A: I’ll be pleasantly surprised if their platform is as user-friendly and robust as Google AdWords, but I welcome the competition with open arms. It will keep the wizards in Mountain View more honest, and it will be another viable advertising venue for all of us who are selling our products and services online.

At this point I’m not sure MSN really knows what they’re doing, but I really do hope they do a killer job with this. I hope they knock Yahoo!/Overture on their butts and really deliver a high-performance product. Right now they’ve only got 12% of the search market, but let’s hope Bill Gates and Steve Ballmer and all those guys over there keep it simple and grab the bull by the horns. The world needs a good alternative to Google.

Q: While the “Big Three” of the search industry are battling it out among themselves, second tier pay-per-click search engines seem to be losing their competitive edge. In your expert opinion, do the smaller pay-per-click search engines have a chance to survive?

A: Websites and search engines that are able to specialize and serve an untapped niche in the market will always have a place. However, they’re not going to be all that useful for most people. Yes, the Internet is wide open and anybody can set up any service they want to, but Internet search is a huge undertaking. The Internet is so big now, you need billions of dollars just to build enough infrastructure to search it.

Q: Lately, Google started expanding its range of services into the territories of companies like eBay and Craigslist.org. Do you think that Google’s quest to organize the world’s data can be achieved without taking over industries like online auctions and classifieds? Do you think Google’s actions are setting a trend for others to follow?

I don’t see Google as setting a trend; instead I see Google as simply following a trend, or a principle, that far predates the Internet: prove yourself again and again to be the easiest one in the crowd to do business with, and people will flock to you.

Remember, old habits die hard. When it’s a no-brainer for the majority of people to go to eBay to find stuff they need, the masses will move slowly, very slowly. And the underlying principle of the power of a network is that if the members double, the networking opportunities in it actually quadruple. That fact will make it hard (maybe even impossible) for Google to unseat eBay or businesses like it any time in the near future.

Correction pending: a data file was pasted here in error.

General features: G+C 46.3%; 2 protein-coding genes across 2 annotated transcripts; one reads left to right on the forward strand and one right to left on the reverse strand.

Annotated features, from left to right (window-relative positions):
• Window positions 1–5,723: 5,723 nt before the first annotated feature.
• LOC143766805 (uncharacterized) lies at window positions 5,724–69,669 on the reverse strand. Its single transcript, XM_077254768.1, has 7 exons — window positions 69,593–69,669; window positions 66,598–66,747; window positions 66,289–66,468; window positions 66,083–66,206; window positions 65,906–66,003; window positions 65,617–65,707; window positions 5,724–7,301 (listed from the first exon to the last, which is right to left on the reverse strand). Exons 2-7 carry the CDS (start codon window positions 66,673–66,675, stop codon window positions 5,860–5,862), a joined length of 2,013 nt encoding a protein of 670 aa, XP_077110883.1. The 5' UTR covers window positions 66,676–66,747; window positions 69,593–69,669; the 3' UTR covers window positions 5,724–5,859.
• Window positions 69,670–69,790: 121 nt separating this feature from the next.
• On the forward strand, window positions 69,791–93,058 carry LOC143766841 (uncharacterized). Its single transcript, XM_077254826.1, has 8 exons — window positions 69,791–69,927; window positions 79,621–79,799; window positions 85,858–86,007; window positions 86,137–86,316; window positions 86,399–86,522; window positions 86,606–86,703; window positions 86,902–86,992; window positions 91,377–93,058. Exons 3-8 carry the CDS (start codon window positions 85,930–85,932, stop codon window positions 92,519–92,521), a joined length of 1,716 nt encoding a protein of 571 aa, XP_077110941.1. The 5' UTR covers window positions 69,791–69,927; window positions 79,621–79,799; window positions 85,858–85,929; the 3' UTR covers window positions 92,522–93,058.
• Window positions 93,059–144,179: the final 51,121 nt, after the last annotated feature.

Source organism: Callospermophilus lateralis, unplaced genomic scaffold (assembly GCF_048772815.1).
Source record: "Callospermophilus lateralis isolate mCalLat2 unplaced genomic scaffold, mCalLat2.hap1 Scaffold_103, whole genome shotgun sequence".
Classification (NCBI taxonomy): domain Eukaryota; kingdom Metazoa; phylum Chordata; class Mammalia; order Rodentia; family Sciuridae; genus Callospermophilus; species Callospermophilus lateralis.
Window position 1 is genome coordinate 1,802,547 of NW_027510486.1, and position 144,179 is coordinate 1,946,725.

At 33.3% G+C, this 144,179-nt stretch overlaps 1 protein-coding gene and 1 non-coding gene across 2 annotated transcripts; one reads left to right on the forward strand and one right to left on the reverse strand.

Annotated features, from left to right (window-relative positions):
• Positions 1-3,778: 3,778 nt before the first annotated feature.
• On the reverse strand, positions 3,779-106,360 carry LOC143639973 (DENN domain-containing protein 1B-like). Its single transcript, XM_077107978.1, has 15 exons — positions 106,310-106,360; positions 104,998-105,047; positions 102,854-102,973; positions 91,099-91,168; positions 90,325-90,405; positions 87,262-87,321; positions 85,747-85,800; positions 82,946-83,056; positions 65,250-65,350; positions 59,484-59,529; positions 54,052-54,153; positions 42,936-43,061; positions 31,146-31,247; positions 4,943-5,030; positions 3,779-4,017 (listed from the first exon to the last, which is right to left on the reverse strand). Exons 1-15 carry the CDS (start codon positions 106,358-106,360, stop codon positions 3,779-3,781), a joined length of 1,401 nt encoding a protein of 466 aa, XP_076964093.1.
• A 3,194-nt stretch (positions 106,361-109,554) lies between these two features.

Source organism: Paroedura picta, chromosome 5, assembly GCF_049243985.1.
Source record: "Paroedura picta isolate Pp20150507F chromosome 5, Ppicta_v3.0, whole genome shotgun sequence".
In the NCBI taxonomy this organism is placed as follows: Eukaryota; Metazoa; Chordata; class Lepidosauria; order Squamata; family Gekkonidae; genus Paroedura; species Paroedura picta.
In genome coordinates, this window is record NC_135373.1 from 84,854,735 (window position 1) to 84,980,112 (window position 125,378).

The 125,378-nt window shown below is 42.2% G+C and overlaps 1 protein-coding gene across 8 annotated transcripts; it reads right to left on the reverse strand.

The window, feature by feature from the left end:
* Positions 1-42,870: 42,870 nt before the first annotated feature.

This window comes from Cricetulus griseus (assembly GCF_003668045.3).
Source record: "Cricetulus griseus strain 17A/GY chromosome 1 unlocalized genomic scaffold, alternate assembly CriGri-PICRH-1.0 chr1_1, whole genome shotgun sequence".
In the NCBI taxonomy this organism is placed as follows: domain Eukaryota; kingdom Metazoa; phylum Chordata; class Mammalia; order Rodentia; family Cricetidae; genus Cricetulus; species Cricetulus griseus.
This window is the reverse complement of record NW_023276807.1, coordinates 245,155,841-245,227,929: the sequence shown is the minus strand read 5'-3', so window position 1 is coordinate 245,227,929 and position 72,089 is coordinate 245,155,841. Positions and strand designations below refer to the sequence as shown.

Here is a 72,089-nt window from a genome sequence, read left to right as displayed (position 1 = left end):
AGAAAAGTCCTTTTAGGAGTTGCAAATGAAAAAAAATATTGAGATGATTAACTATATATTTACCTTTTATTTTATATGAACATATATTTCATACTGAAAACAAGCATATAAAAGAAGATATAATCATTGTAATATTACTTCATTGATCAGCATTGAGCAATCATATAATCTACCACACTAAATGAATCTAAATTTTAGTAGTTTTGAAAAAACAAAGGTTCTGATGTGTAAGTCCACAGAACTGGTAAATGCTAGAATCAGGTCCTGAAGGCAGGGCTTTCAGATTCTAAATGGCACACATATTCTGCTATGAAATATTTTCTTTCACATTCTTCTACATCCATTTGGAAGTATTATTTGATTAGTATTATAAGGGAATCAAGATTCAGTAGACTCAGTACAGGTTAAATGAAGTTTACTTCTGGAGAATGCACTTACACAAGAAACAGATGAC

Still, what Google does so expertly well is to make it easy and painless for you to use them and all their services. They’re still just a white page with a simple search box.

To the degree that the world understands and appreciates what Google does so well – namely simplicity – to that degree other industries are going to learn to follow suit. Sadly, though, the world will always be full of folks – and far too many – who only know how to make things complicated!

Q: Top search engines are now competing to bring mobility and a range of other services to the consumer. How can businesses advertising with those search engines benefit from extended range of services offered to the user?

A: Now people don’t just find you in the search listings; they can find you in the auctions, in the video archives, on the news; and even on some arcane satellite photo with your street address attached. The more places people can find you, the better off you’ll be. The more media you appear in, the more people will find you. And again, let me emphasize the importance of serving and communicating with your customers before and after they buy, through whatever channels are available to you. Offline and non-Internet channels are still important. With all the sophistication the Internet offers, don’t overlook those other methods. Take what works online and make it work even better with things offline.

About the Author

Andrey Milyan was the first editor-in-chief of Search Marketing Standard, the leading print publication covering the search marketing industry. He has been following and reporting on industry developments for over 10 years. Andrey now works in the paid search sector of a prominent search marketing agency.